What is grief?

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Grief is your natural response to loss. Grief isn’t something you choose to experience; it just happens. Everyone’s grief looks different. You and someone else in your family may experience the same loss, but chances are, you’ll grieve differently. And you will grieve differently from one day to the next, or from one minute to the next.

Grieving is a journey. How you experience the loss depends on how strongly you were attached to the person you lost. You can sometimes even experience grief before the death of your loved one -- this is called anticipatory grief.

You may feel grief after the loss. These feelings are completely normal. They can include depression, anxiety and denial. Anticipatory grief can let you resolve any outstanding issues with the person who is dying. It gives you time to say goodbye, and create closure and peace. It can help with the grieving process that begins after the death.

Grieving takes time. Everyone's grief is different. But for most people, the grief process lasts one to three years. After that, you still feel the loss, but it feels less painful. You might still experience sharp grief on birthdays, anniversaries and other occasions. Believers might take comfort from the words or rituals of their faith traditions. Others might create their own ways to mourn and make meaning of their loss.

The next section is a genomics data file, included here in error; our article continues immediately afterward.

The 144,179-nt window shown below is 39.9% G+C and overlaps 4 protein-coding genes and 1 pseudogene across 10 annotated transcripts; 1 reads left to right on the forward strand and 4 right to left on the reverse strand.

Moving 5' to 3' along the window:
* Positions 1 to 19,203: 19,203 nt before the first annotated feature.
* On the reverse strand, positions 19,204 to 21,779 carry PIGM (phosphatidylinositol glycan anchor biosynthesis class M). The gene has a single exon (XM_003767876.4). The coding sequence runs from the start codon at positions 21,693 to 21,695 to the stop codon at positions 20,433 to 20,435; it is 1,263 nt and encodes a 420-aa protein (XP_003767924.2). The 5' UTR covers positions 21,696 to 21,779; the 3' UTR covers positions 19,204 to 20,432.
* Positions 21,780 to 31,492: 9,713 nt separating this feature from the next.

Grief is a normal, natural response that one experiences when faced with a significant loss or threat of loss. Death, divorce, illness, financial problems, job loss, or cherished property and other significant losses may provoke a grief reaction characterized by feelings of sadness and despair. The grief process consists of several phases including denial, bargaining, anger, depression, and acceptance. People do not necessarily pass through all stages in sequence.

Remaining in one of the stages may be a signal that grief has evolved into a clinical depression. The amount of time that it takes for someone to recover from a significant loss depends in part on the nature of the loss. A grieving person may find that having a strong social support system, adequate coping skills, and taking care of him- or herself physically (e.g., resting, eating a nutritious diet, and exercising in moderation) may hasten recovery.

People often use the terms grief, bereavement, and mourning interchangeably. Yet they are not quite the same. At its simplest, grief can be described as intense sadness stemming from a loss. Experts define it as any reaction to bereavement, which is the loss or death of someone or something important. Thus grief is the sorrow you feel, but it also includes many other feelings that accompany bereavement, such as numbness, anger, guilt, despair, irritability, relief, or anxiety.
Marty Tousley
Hospice & Palliative Medicine